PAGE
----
All micro-organisms contain components, such as lipopolysaccharides, antigens, toxins and enzymes, which may act as potential sensitizers. Though P. fluorescens possesses antigens which are known to cause hypersensitivity (Bernstein et al., 1995; Fishwick et al., 2005; Skorska et al., 2005; Yadav et al., 2003), there are no reported cases directly implicating allergenicity of P. fluorescens ATCC 13525 in healthy individuals.

1.2 Hazard Severity

P. fluorescens, as a species,is a well characterized micro-organism. A combination of morphological, biochemical and physiological traits allow it to be reliably discriminated from other Pseudomonas species, especially closely related pathogens such as P. aeruginosa. Despite the widespread presence of P. fluorescens in soil and water and the use of certain strains for biocontrol against specific pest organisms, only a few reports were found regarding the pathogenic and toxigenic potential of some strains of the species. Stress, compromised natural defenses or comorbidity with primary viral or fungal infections are generally preconditions to the reported P. fluorescens infections. No relevant reports, in the publicly available scientific literature, specifically investigated the potential adverse effect of P. fluorescens ATCC 13525 towards plants or animals. Furthermore, there have been no reports regarding the pathogenic or toxigenic potential of P. fluorescens ATCC 13525, nor has it been associated with toxins or metabolites that may lead to adverse effects.

Therefore, environmental hazard severityfor P. fluorescens ATCC 13525 is estimated to be low.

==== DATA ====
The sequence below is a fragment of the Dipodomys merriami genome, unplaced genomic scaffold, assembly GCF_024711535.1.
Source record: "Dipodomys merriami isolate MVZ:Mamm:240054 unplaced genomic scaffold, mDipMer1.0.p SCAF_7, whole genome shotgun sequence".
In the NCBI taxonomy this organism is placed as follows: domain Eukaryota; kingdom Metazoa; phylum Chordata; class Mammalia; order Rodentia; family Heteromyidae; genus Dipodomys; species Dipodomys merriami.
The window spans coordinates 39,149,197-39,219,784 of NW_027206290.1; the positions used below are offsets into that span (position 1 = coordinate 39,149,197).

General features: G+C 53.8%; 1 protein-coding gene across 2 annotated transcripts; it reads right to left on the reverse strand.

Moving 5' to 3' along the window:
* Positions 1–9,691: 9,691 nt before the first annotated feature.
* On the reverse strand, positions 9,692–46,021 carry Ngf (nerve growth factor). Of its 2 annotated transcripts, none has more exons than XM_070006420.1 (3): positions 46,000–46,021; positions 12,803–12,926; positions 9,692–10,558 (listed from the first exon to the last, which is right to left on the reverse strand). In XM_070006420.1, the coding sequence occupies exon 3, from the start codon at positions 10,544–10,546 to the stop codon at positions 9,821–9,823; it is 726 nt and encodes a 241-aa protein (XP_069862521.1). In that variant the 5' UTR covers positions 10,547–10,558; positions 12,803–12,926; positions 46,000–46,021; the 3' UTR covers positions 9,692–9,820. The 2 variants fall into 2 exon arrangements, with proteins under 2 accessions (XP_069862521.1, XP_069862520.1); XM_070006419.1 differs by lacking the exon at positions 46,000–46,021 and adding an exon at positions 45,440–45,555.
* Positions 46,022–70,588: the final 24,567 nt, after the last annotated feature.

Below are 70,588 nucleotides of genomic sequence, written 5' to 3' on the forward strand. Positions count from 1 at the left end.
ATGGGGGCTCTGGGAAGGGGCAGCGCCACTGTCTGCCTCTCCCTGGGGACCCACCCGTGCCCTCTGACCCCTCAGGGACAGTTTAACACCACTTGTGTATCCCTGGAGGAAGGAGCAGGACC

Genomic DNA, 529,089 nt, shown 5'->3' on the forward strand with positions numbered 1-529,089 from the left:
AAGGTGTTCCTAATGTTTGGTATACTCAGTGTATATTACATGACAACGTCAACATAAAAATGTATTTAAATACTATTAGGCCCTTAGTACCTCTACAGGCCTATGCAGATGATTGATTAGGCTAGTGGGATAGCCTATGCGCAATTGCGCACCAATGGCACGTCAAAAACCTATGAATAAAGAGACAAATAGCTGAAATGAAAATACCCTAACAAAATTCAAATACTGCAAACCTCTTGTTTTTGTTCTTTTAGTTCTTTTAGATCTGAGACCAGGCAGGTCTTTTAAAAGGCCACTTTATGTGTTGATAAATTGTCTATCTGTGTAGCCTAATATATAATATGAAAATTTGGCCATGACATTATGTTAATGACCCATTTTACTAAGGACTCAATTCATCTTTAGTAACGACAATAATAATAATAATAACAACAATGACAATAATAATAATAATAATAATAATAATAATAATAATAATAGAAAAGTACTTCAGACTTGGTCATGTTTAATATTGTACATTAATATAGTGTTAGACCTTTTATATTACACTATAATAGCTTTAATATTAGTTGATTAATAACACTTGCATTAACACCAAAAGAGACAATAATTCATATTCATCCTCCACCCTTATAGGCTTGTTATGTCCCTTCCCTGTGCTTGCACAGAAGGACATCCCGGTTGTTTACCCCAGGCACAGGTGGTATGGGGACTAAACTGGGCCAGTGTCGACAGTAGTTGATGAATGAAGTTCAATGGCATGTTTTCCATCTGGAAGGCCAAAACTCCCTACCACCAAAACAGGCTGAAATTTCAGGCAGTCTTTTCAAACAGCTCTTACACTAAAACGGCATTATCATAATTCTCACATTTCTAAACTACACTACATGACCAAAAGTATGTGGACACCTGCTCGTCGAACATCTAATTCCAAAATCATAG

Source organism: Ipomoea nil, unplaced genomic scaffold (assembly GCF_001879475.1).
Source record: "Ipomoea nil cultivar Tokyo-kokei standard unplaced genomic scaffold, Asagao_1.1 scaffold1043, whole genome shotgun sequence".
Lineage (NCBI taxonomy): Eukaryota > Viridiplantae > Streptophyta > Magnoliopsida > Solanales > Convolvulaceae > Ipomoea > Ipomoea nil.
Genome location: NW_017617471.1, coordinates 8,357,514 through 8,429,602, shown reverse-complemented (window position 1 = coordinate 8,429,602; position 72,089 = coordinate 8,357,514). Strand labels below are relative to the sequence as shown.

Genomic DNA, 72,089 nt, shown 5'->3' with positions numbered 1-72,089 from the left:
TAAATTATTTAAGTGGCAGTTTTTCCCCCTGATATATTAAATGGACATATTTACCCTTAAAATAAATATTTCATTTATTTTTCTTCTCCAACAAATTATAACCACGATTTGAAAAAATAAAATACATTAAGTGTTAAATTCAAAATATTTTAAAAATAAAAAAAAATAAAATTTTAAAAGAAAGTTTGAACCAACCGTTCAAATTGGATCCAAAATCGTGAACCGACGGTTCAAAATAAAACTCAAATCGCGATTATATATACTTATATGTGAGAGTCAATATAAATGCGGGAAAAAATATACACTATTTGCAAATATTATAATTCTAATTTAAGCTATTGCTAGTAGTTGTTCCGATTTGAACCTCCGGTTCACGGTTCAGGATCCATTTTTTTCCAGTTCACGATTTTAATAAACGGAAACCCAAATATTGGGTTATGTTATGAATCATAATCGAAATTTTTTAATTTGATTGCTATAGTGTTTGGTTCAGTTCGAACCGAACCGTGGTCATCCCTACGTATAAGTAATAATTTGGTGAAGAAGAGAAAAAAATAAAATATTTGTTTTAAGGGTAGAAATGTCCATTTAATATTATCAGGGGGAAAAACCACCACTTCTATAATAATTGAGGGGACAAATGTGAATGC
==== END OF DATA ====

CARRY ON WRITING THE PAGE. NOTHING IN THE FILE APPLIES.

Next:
Despite adverse effects reported at the species level, there have been no reported infections attributed specifically to P. fluorescens ATCC 13525 in the scientific literature. Its inability to grow at normal human body temperature may limit its ability to invade and cause disease in immune competent individuals. The human health hazard for P. fluorescensATCC 13525 to the general population is estimated to be low. Nonetheless, there are reports of adverse effects including P. fluorescens nosocomialinfections and sepsis resulting from contaminated medical devices and blood products, suggesting a hazard to individuals undergoing medical treatment. The human health hazard associated with these individuals is estimated to be medium. The overall human hazard severityfor P. fluorescens ATCC 13525 is therefore estimated to be low-medium.

Top of Page

2. Exposure Assessment

2.1 Sources of Exposure

In 2007, a voluntary questionnaire was sent to a subset of key biotechnology companies. These results combined with information obtained from other federal government regulatory and non-regulatory programs indicate that 10,000 to 100,000 kg of products potentially containing P. fluorescens ATCC 13525 (formulation and concentration unknown) were imported into or manufactured in Canada in 2006-2007.

In 2009, the government conducted a mandatory information-gathering Notice (survey) under section 71 of CEPA 1999 as published in the Canada Gazette Part 1 on October 3rd, 2009 (hereafter “s. 71 Notice”). The s. 71 Notice applied to any persons who, during the 2008 calendar year, manufactured or imported a DSL substance, whether alone, in a mixture, or in a product. Anyone meeting these reporting requirements was legally obligated to respond. Respondents were required to submit information on the industrial sector, uses and any trade names associated with products containing these strains, as well as the quantity and concentration of the strain imported or manufactured in the 2008 calendar year. A variety of environmental, industrial and household applications using P. fluorescens ATCC 13525 were reported in response to the s. 71 Notice. According to information submitted, 100 to1000 kg of P. fluorescens ATCC 13525 was imported into or manufactured in Canada in 2008.

The focus of this screening assessment is exposure to P. fluorescens ATCC 13525 from its deliberate use in consumer or commercial products and industrial processes.